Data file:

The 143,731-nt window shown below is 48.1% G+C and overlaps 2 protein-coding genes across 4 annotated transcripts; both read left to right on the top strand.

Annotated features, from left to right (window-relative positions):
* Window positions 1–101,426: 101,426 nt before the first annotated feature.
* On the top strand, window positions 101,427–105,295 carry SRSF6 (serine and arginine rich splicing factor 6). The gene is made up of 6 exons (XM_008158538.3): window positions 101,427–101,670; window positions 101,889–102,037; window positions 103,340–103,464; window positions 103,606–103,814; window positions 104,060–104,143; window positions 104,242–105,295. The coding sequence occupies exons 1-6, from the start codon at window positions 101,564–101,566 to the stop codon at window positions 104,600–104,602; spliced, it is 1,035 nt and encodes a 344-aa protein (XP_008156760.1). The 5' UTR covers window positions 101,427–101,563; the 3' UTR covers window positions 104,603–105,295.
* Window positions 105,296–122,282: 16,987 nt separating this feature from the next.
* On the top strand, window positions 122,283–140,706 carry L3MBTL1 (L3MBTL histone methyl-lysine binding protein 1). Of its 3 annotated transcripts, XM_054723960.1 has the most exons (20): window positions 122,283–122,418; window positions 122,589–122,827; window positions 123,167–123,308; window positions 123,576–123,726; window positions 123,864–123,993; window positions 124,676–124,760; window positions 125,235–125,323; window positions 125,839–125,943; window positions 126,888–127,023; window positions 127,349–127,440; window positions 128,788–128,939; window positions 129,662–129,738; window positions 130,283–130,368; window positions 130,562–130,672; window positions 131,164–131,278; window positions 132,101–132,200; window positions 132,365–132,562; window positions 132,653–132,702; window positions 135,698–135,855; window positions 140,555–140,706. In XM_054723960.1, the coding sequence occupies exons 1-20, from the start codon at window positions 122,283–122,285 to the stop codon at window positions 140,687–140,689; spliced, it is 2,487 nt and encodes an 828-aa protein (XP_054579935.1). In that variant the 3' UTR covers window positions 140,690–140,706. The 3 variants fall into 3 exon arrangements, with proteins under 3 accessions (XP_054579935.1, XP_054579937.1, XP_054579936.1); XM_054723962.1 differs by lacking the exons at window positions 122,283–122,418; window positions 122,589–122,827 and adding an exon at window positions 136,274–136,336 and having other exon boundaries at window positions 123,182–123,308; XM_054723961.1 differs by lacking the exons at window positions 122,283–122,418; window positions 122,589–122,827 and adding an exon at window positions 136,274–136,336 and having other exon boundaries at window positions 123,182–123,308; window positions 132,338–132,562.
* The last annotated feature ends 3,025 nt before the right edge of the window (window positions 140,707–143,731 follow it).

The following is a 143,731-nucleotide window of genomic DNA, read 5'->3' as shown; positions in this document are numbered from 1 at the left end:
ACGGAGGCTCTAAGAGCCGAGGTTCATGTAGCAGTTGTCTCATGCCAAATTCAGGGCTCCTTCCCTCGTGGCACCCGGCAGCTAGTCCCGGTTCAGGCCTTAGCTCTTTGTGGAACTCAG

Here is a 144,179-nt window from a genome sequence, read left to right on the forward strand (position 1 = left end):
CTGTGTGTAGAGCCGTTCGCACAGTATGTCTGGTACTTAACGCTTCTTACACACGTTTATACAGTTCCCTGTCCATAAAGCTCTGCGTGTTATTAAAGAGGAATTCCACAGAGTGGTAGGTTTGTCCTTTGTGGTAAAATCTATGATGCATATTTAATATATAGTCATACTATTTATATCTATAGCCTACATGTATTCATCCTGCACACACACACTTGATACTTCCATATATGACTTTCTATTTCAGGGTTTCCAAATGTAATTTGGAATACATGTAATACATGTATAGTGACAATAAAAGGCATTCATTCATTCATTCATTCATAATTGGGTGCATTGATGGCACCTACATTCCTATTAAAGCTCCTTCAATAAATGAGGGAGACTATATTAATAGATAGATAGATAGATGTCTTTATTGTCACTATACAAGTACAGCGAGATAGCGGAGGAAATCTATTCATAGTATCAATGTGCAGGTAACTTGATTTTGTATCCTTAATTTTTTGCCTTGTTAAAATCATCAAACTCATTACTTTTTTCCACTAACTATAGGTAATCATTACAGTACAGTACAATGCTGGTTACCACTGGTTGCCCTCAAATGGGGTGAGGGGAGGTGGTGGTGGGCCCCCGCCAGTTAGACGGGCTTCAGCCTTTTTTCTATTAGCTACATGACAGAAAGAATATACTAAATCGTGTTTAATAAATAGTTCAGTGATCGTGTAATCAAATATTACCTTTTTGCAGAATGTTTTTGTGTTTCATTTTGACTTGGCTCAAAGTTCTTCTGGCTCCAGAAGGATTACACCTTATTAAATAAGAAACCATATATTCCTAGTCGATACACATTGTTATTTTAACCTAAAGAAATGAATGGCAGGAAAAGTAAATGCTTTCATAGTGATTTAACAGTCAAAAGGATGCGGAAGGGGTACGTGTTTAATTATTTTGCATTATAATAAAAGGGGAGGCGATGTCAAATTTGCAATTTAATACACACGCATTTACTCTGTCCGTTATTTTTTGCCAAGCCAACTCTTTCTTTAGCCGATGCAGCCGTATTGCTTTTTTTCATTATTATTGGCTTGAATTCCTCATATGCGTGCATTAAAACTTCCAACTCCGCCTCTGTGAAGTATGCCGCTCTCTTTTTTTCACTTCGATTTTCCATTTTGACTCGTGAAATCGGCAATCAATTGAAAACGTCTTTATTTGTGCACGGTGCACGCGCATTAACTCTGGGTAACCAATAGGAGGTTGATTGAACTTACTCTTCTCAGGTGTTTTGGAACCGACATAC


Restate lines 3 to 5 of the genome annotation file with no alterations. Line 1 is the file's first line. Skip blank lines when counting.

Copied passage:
* Window positions 1–101,426: 101,426 nt before the first annotated feature.
* On the top strand, window positions 101,427–105,295 carry SRSF6 (serine and arginine rich splicing factor 6). The gene is made up of 6 exons (XM_008158538.3): window positions 101,427–101,670; window positions 101,889–102,037; window positions 103,340–103,464; window positions 103,606–103,814; window positions 104,060–104,143; window positions 104,242–105,295. The coding sequence occupies exons 1-6, from the start codon at window positions 101,564–101,566 to the stop codon at window positions 104,600–104,602; spliced, it is 1,035 nt and encodes a 344-aa protein (XP_008156760.1). The 5' UTR covers window positions 101,427–101,563; the 3' UTR covers window positions 104,603–105,295.
* Window positions 105,296–122,282: 16,987 nt separating this feature from the next.